By: Cormac Riordan, Staff Writer
Although it’s Princess Nokia’s first mixtape, 1992 Deluxe is not the first mixtape by Destiny Frasqueri. She began rapping in 2010 as Wavy Spice when she was 18. She released two mixtapes before changing her name to Princess Nokia (after the “Obama Phone” she received through welfare, a Nokia) in 2014 and released a series of singles before putting out the EP 1992. Nokia has been praised for the feminist and LGBT themes in her music, which come through strong on 1992 Deluxe. She is also no stranger to controversy, having gotten into a fight with a man in the crowd of her show at Cambridge in early 2017. Reportedly, he yelled obscenities at her before she slapped him and threw her drink at him. She then declared to the audience “that’s what you do when a white boy disrespects you.”
It’s fairly apparent from that quote why we need artists like Princess Nokia in the current music scene. Rappers have never been afraid to voice their opinions about the world they see, and it’s always good to hear social commentary come from a young multiracial woman. She clues her audiences in to worlds otherwise unseen by her fans who all come from different backgrounds. She makes her point succinctly and powerfully in songs like Mine, where she raps “I lie a lot from getting beaten and put off food, I’m not eating/Eczema so bad I’m bleeding, but I smile and keep it cheesing/A nerdy girl with nymphomaniac tendencies/Everyone’s offended but nobody here offended me.” She creates a powerful image of herself out of being humble and real, she’s a role model that’s not afraid to make mistakes.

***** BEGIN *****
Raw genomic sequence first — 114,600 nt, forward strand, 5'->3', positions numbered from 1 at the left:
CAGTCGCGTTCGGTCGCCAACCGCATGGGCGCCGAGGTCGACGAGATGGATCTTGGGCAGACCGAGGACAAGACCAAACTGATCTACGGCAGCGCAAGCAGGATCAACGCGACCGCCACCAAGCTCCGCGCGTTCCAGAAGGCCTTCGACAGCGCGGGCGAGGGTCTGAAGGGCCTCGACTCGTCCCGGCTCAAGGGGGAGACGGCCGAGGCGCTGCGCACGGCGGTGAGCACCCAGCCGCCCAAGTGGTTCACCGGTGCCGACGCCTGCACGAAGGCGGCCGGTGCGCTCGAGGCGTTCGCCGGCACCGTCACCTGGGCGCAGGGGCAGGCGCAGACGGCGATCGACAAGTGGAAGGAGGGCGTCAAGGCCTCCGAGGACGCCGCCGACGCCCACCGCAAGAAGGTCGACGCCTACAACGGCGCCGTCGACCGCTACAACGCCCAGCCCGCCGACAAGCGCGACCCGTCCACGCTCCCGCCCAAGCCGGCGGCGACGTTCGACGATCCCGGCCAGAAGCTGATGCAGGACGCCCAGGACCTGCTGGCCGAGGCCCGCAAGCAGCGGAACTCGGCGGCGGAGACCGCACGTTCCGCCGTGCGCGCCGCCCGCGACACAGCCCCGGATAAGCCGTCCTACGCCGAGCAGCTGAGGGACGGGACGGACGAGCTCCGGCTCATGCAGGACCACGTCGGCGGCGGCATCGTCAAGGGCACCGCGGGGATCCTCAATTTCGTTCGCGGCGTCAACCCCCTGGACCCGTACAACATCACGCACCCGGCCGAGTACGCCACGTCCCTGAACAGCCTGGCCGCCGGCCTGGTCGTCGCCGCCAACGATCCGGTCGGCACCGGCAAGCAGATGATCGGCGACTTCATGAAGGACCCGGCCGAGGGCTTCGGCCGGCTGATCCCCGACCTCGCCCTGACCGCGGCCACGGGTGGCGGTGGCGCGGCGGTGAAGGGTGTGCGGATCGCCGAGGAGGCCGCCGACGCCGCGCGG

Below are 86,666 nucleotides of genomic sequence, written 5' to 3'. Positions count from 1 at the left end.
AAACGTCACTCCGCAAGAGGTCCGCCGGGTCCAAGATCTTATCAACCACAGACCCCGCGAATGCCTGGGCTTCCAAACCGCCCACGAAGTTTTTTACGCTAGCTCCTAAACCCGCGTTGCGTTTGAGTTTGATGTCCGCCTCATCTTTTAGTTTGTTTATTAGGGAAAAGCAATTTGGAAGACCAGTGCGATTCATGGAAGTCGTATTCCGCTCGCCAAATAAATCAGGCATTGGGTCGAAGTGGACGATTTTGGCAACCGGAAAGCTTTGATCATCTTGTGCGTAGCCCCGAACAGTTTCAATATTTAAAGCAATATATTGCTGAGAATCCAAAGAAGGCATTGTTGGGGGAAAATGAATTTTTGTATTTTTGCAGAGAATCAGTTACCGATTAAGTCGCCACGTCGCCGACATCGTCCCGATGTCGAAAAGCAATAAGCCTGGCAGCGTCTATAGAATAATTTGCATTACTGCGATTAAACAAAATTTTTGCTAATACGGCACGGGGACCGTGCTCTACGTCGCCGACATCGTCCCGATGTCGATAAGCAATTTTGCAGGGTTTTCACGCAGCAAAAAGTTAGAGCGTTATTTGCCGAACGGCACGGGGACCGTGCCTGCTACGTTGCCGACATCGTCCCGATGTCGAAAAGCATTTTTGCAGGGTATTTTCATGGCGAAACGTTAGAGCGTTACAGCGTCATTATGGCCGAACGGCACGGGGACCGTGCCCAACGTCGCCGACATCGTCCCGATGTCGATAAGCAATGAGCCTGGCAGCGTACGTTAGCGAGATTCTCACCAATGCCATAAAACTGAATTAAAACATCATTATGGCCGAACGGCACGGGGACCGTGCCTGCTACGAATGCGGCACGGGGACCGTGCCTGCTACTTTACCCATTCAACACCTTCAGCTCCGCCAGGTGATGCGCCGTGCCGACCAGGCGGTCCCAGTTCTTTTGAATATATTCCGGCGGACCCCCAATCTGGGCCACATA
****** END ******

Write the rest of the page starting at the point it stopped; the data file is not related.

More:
Tomboy, the second song on 1992 Deluxe, opens with a beat that builds by overlaying sounds, starting with a drumbeat, then a whistle, then a motorcycle revving, and finally a series of snaps. Then the first verse begins, with a line that will repeat in the chorus and plenty of brags and a comparison to Missy Elliot, all before ending with a sample from blues clues and going into the chorus. A repetition of the line “my little titties and my phat belly” and, later, “that girl is a tomboy” make up the bulk of it. While it may seem easy to write this off as a “typical” SoundCloud trap song, it’s far beyond most of the genre, even coming from a fan of the sound. Nokia has distinct influences from some rappers that classic Hip-Hop fans drool over, such as Biggie Smalls and Big L. But she is not above trap influences as well, creating a more unique sound than a rapper who is dedicated too much to the past. Her melding of the old and new, the classic and the current, is what makes Nokia such an exciting new talent on the field of current Hip-Hop.
Take, for example, her song ABCs of New York. She raps, “Sitting on the steps outside the Natural History/New York fucking City and I love the history/Everything a melting pot/Every block is fucking hot/83rd the train stop.” Compare this to any classic New York Hip-Hop song and the similarities are numerous. She is distinctly her own, however, and shows this in the song Brujas, all about her Puerto Rican and Yoruban ancestry. “I’m that Black a-Rican bruja straight out from the Yoruba/And my people come from Africa diaspora, Cuba/And you mix that Arawak, that original people/I’m that Black Native American, I vanquish all evil” she raps in the second verse on the track. She is uniquely herself, and not afraid of what may come from that.
1992 Deluxe is an important mixtape in a time of important Hip-Hop, making it possible for something like this to slip through the cracks. I implore you to not let that happen, to listen to and treasure this tape, and to spread it to the rap fans you know. It’s a powerful collection of songs that can be enjoyed both as party songs and ones that have significance to social issues, which is something we all really all we want out of a Hip-Hop project.